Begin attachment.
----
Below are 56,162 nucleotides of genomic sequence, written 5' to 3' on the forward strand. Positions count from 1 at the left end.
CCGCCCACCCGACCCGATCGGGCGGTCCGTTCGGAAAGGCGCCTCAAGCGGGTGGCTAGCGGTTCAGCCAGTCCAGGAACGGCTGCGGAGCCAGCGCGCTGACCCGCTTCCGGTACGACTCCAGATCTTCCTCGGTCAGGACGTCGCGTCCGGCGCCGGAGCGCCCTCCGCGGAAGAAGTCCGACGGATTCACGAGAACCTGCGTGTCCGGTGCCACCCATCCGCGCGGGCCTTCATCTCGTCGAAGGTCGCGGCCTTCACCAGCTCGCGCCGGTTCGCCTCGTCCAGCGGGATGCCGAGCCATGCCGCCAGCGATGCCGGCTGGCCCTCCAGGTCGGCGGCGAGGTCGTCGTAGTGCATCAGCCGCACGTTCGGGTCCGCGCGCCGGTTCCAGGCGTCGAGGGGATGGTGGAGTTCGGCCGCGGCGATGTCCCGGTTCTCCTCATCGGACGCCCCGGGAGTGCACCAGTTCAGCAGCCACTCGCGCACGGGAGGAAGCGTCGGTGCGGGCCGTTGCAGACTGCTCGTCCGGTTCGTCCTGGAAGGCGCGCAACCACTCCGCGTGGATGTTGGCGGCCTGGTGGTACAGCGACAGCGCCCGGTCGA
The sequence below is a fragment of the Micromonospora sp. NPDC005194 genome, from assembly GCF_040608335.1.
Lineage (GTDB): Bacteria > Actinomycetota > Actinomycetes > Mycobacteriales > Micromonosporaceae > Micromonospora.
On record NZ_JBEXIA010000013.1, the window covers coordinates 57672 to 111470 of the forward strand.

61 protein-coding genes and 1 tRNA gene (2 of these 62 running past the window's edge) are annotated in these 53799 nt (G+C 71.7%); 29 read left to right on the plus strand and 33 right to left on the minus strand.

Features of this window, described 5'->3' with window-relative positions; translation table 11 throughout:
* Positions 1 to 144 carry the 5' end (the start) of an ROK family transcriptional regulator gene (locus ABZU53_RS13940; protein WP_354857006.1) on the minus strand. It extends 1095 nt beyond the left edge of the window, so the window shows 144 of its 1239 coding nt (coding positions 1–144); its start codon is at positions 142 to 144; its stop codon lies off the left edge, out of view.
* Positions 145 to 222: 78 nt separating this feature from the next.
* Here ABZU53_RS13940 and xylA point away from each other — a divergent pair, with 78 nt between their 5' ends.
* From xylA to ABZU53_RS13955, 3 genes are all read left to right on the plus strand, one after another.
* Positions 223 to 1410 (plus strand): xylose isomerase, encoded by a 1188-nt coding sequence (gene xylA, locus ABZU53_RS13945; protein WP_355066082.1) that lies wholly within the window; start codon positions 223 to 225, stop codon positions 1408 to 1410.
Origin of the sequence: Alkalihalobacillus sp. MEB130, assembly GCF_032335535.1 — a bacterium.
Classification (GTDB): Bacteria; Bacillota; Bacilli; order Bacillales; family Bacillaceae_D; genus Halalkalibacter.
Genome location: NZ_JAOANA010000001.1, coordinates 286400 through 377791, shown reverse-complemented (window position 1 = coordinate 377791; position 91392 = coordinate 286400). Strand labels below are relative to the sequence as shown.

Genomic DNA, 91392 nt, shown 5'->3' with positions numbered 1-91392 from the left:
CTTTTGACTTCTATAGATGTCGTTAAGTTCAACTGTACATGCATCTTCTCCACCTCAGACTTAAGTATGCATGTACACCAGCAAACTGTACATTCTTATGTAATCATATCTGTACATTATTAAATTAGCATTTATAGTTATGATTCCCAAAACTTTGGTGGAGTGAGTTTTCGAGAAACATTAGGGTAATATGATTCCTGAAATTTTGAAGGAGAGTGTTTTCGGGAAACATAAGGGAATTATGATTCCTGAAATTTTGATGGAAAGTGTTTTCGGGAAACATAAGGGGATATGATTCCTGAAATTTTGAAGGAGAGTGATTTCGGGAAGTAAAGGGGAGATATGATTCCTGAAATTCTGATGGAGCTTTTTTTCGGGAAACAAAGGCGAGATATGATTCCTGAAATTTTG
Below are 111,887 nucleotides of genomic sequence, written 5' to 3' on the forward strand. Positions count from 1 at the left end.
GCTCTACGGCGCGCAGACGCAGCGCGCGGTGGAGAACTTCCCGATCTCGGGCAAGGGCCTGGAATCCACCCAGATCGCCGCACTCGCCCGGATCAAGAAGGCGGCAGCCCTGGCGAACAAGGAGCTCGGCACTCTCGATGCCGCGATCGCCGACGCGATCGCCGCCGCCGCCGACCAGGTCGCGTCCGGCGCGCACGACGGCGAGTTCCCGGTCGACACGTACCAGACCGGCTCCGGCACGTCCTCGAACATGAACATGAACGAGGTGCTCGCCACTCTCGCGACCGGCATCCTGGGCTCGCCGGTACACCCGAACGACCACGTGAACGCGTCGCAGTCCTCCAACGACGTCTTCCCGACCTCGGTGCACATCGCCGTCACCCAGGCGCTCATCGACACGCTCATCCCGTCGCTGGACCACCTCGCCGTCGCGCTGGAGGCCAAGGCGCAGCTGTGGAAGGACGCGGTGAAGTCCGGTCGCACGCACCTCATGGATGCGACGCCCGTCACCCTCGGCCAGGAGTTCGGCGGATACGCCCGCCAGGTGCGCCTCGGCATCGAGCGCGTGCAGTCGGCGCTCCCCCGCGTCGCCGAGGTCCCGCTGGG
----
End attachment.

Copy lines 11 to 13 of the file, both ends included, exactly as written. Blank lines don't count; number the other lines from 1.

* From xylA to ABZU53_RS13955, 3 genes are all read left to right on the plus strand, one after another.
* Positions 223 to 1410 (plus strand): xylose isomerase, encoded by a 1188-nt coding sequence (gene xylA, locus ABZU53_RS13945; protein WP_355066082.1) that lies wholly within the window; start codon positions 223 to 225, stop codon positions 1408 to 1410.
Origin of the sequence: Alkalihalobacillus sp. MEB130, assembly GCF_032335535.1 — a bacterium.